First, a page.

What’s the risk in the meantime that accelerating economic growth creates excessive inflation? It may take some time because of the overriding disinflationary multi-year trends from prevailing demographics—aging populations—dampening consumer demand pressure and the digital age which acts in many ways to keep consumer and producer prices under wraps. While the PCE price index figures are picking up, running at 1.8%, it’s still below the Fed’s target 2%.
At the corporate level, revenues are rising and profit margins are at record levels, both boosting earnings and overall values. Sales and earnings results have been coming in above average rates ahead of estimates. While some of the valuations of the market favourites appear to be overvalued and scare us, those market darlings are still reporting excellent fundamentals with Netflix, Nvidia, Amazon, Tesla and others continuing to produce metrics ahead of expectations.
Overall stock market valuations are elevated—at or above fair value. So the medium-term outlook for stocks in general is not favourable. At this stage we feel that bottom-up stock picking is essential to help offset the risk of holding positions that might be impacted unduly by negative revaluations. 3
Here’s The Thing
Stock market declines rarely turn into bear markets without the presence of a recession. And recessions are normally spurred on by a tightening of monetary policy—sufficient to invert the yield curve (where short rates are administered higher than long rates)—which then leads to economic declines. There are still no signs of that today.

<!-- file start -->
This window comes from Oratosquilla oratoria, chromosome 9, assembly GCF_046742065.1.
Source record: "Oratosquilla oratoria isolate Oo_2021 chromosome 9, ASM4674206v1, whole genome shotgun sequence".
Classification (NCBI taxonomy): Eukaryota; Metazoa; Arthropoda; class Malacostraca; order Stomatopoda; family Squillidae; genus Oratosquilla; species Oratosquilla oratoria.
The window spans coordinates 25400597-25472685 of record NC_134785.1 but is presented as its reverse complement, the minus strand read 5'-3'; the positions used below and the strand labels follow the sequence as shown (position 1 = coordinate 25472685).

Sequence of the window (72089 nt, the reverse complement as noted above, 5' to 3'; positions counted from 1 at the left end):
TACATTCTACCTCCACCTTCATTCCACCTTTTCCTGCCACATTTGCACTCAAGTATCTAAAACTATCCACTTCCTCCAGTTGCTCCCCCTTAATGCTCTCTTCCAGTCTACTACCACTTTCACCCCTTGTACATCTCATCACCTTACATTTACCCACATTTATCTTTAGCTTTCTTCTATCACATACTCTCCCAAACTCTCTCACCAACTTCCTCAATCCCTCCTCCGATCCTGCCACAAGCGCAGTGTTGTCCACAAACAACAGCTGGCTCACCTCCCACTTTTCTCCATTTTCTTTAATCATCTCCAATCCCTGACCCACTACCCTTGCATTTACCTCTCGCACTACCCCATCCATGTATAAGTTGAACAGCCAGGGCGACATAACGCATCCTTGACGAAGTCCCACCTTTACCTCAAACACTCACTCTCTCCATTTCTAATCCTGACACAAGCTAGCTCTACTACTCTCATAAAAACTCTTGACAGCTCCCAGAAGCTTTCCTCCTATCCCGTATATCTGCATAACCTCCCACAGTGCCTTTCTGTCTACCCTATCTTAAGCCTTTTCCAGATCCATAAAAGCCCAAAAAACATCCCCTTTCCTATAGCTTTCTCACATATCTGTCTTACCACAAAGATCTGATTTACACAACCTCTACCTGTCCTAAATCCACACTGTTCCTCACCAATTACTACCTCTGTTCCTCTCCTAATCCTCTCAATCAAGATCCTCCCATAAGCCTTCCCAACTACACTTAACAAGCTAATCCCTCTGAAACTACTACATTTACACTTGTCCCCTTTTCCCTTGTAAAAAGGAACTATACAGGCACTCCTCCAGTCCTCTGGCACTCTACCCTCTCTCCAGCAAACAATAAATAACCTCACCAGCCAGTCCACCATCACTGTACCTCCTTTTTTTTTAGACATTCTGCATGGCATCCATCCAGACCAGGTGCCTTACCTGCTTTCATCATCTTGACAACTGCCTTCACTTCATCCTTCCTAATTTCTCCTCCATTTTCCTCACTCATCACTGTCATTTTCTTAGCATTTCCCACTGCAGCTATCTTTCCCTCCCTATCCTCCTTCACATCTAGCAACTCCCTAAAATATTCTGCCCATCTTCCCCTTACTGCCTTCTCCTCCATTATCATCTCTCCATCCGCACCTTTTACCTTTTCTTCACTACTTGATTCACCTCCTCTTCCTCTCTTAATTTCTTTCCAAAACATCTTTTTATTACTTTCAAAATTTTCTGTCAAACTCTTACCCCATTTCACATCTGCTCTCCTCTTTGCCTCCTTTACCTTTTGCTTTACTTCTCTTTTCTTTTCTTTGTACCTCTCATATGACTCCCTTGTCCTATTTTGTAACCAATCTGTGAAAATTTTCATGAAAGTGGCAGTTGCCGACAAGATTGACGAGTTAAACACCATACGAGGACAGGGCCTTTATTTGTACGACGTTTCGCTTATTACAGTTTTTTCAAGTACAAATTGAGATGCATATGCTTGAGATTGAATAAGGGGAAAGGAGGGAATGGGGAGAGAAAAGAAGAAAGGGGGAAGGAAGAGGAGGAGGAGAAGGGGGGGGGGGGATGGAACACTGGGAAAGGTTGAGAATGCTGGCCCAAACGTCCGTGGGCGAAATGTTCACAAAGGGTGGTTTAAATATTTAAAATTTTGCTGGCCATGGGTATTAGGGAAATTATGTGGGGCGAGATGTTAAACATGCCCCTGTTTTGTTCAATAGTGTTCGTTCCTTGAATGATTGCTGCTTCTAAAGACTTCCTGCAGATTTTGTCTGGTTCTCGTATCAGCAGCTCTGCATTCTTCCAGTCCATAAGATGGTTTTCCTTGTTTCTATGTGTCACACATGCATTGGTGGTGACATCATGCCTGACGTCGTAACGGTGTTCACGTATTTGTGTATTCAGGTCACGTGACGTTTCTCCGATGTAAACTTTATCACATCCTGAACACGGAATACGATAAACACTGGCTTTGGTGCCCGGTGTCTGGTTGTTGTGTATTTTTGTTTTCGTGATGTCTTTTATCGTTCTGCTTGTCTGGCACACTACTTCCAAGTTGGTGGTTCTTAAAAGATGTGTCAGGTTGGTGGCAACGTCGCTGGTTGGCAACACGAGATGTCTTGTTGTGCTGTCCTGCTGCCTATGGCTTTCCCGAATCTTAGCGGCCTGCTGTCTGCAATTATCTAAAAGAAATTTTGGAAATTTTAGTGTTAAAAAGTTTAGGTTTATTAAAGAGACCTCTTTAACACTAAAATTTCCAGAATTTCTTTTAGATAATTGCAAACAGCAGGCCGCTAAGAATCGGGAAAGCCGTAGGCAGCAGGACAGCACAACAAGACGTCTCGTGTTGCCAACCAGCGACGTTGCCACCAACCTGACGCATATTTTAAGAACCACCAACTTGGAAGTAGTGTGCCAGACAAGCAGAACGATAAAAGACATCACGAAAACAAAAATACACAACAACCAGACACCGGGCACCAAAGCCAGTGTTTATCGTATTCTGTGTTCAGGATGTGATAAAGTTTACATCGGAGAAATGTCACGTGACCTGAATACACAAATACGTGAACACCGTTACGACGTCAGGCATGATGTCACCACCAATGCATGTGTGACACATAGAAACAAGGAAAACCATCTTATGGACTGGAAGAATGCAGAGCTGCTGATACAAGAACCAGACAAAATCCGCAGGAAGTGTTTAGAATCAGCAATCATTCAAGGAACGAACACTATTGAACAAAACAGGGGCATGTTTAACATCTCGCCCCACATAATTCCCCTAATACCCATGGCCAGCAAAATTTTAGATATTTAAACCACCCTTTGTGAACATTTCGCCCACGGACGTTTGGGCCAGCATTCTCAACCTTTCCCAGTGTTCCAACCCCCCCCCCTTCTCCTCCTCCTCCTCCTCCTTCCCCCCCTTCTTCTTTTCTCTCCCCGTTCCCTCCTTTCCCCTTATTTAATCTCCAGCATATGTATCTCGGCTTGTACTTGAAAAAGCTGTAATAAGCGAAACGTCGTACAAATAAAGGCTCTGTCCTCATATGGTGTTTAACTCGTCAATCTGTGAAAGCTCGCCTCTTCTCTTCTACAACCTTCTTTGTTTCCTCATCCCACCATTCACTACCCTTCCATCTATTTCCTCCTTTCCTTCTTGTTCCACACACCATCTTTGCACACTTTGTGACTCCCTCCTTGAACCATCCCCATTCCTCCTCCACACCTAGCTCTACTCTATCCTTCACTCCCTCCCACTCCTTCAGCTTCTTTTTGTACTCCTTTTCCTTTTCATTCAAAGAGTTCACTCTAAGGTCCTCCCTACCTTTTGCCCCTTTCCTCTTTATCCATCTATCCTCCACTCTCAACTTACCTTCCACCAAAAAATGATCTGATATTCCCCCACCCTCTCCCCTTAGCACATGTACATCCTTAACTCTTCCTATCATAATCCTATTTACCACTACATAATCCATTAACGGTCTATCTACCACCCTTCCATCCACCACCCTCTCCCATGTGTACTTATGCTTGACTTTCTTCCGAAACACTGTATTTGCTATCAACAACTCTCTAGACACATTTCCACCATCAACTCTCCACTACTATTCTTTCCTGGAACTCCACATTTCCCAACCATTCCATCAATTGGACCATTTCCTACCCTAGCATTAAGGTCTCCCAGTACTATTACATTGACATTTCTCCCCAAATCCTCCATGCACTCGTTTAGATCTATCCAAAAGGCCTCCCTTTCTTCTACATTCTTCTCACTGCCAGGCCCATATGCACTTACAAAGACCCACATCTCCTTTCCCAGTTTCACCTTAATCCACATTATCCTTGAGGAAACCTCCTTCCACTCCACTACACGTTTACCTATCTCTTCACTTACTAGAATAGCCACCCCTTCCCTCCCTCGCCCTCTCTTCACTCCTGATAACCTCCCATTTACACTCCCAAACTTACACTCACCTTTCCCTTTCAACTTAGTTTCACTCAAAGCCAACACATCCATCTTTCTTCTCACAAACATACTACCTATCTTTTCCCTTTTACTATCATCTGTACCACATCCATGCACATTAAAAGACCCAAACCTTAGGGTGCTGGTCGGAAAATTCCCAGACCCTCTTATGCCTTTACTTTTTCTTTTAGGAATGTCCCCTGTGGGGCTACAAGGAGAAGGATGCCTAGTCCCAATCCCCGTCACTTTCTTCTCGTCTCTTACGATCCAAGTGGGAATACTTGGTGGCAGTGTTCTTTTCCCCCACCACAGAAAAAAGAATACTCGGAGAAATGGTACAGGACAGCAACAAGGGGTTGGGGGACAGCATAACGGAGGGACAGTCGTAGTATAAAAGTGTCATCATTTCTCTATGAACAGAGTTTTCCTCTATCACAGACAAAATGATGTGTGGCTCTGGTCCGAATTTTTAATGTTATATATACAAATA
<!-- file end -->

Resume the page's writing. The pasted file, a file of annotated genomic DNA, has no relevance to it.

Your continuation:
There's a reason that what we just witnessed is typically called a correction—it’s a lesser setback than a bear market, and is temporary in nature as it brings the market back down from an extended level.
Bear markets tend to begin before the economy begins to decline. That’s why we constructed our macro tools to anticipate economic peaks. Since we are still mindful of the elongated economic cycle, we continue to closely monitor our proprietary tools for the next bear market. Our Economic Composite (TEC™) is not alerting us to a recession. Similarly, our market momentum indicator (TRIM™) is not suggesting an imminent bear market. Should our tools suggest caution, we would attempt to exit positions and hedge (where authorized by client accounts) in order to limit the impact of a significant market decline.
Though the monetary stimulus is waning (higher interest rates and bond sales to shrink the Fed’s balance sheet), the U.S. fiscal stimulus (significant corporate tax rate reductions and accelerated deductions for capital expenditures) should help propel the economy forward making a global recession less likely and allowing us to be more comfortable about being fully invested.